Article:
Volvo Ocean Race: A Guide to Changes

Some significant changes are coming to the next edition of the Volvo Ocean Race. Here's what you need to know.
Volvo Ocean Race
The 2017-2018 race will feature twice the Southern Ocean sailing as the previous event, a move that harkens back to the days of the Whitbread Race. Francisco Vignale / MAPFRE / Volvo Ocean Race

Organizers of the Volvo Ocean Race continue to reinvent the pre-eminent around-the-world team race before its October 2017 start. New CEO Mark Turner, a sports marketing specialist in sailing, announced 10 changes one year ahead of the fleet’s departure from Alicante, Spain. The first is already underway: the construction of a new, eighth Volvo 65. As for the rest, do they advance toward a better race for the sailors and fans alike? Yes and no.

Coerced Coed
The boldest initiative is to force female crewmembers into more teams. The inspirational all-female Team SCA was competitive at times in the previous edition, but the reality is all-male squads are faster as the miles add up — and there are a few seriously long legs in the next race. Turner’s goal is to handicap all-male teams by limiting them to seven crew. Other combinations are seven men and one or two women; seven women and one or two men; five men and five women; or 11 women.

There’s a catch: Teams can change crew combinations from leg to leg.


Turner’s intentions in providing “more opportunities for women” are commendable, but this contrived coed approach comes with all sorts of potential performance and financial inequalities. Plus, changing crew combinations from leg to leg, as proposed, undermines the value of a cohesive team. The attraction for many of the sailors is to start as a unit and finish as one, and historically, teams with the fewest crew rotations win. “It would be very hard to compete with only seven people on a Volvo Ocean 65 against teams of eight or nine,” says winning skipper Ian Walker. “This new rule will almost certainly force teams to hire women, and that will create a great platform for learning.” Several editions ago, however, organizers mandated under-30s onto the boats for similar reasons (too many old guys), so why not do the same for females?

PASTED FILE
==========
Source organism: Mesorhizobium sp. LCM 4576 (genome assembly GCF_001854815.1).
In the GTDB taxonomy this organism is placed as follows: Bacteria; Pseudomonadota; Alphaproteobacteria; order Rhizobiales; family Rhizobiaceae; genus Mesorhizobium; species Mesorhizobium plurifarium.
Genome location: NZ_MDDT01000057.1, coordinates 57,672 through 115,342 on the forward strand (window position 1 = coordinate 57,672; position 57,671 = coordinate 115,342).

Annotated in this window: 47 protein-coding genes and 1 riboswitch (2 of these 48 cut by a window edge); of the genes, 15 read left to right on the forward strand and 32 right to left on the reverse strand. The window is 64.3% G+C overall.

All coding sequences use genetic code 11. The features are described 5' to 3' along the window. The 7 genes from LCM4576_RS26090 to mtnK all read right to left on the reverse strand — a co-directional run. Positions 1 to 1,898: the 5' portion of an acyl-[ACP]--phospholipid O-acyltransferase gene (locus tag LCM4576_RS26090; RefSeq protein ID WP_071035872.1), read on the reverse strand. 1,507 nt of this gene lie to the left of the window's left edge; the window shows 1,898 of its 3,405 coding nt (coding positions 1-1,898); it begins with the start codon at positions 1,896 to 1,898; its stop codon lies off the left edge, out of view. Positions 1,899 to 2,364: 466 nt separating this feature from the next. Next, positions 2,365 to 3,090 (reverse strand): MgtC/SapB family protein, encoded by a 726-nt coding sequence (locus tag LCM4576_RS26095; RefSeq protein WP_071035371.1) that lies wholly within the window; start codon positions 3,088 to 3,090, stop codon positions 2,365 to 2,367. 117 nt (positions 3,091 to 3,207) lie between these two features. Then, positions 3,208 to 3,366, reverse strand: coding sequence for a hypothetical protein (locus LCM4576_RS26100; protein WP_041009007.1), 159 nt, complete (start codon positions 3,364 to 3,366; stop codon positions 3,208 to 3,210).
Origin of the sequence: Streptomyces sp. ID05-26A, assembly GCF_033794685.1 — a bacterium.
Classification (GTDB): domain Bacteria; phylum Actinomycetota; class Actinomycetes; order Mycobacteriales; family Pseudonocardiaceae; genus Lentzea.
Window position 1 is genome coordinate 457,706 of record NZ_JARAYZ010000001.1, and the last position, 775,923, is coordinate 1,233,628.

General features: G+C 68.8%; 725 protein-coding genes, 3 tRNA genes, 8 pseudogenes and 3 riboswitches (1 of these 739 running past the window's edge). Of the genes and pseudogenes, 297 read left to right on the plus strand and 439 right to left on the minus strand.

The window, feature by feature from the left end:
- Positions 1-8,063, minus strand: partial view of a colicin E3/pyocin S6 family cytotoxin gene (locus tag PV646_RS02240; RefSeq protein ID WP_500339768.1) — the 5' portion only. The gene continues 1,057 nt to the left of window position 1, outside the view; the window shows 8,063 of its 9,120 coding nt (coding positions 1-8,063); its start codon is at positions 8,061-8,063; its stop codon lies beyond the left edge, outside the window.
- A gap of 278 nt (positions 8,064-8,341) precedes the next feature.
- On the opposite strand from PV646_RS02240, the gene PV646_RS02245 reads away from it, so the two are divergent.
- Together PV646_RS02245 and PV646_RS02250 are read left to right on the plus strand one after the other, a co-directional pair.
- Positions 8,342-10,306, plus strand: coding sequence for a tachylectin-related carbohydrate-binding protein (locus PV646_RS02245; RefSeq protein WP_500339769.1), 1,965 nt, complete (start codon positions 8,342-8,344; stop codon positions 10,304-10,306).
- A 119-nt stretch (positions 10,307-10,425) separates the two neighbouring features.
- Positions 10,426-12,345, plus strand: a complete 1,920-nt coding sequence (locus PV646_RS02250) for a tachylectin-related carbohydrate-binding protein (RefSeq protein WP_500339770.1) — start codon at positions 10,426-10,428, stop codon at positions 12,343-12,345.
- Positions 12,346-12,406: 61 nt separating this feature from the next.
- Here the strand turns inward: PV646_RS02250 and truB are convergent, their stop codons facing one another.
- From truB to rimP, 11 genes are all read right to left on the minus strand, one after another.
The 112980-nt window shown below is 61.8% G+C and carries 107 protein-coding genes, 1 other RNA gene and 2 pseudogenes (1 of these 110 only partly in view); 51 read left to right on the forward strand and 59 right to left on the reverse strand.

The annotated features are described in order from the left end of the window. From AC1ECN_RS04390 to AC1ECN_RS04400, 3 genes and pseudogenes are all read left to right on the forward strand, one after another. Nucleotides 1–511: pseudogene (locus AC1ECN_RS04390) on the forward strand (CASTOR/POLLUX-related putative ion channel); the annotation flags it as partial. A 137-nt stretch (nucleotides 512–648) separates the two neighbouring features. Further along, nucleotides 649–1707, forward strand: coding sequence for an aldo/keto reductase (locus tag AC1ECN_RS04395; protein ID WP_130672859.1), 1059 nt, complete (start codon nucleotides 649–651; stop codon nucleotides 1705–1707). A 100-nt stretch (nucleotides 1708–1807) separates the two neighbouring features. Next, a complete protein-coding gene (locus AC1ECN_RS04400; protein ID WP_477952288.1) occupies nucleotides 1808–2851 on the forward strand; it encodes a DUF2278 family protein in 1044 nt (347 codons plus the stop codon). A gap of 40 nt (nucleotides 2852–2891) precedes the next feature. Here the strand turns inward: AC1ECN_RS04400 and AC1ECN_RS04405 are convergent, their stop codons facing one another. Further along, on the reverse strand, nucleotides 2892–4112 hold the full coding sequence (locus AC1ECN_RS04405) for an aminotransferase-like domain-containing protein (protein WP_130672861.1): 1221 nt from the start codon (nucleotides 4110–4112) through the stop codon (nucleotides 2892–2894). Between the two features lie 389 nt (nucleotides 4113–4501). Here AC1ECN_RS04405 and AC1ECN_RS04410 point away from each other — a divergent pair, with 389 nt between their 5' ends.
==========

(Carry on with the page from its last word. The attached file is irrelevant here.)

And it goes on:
Go for Broke
A combination of one-design boats, shared weather forecasts and rampant AIS intelligence-gathering is what made the previous race so predictable. There were rarely flyers, and there was little reason to ever break from the herd, which produced oceanic drag races and what Turner says was “extraordinarily close racing all the way around the world.”

Quite a few sailors bemoaned the relentless pursuit of one another around the world, so organizers have altered the scoring scheme to make it interesting. On the list of changes are position blackouts (aka stealth mode) and allowing navigators to “use more of their own judgment at certain times.”


The route’s longer ocean legs — two in the Southern Ocean and one in the North Atlantic — score double points, each leg win nets a bonus point, and there’s a bonus point for getting around Cape Horn first, as well as one for best overall elapsed time. While the new scoring is potentially confusing for the nonsailing fan base, real sailors will appreciate the desperation of sailing off to ­Cornersville to hunt for points.

Disembedded Reporters
“Not gonna work” is what one veteran Onboard Reporter says about a change to the OBR role. “Worst idea ever.” OBRs will now be race employees, assigned to teams and potentially shuffled throughout the race. First-­generation OBRs, in 2008, were sailors with cameras and keyboards. In 2014, they were dedicated multimedia storytellers (and cooks) who were integral to the team fabric. Good OBRs capture the soul of their respective teams, which is easier said than done, and from deeper bonds comes more compelling content.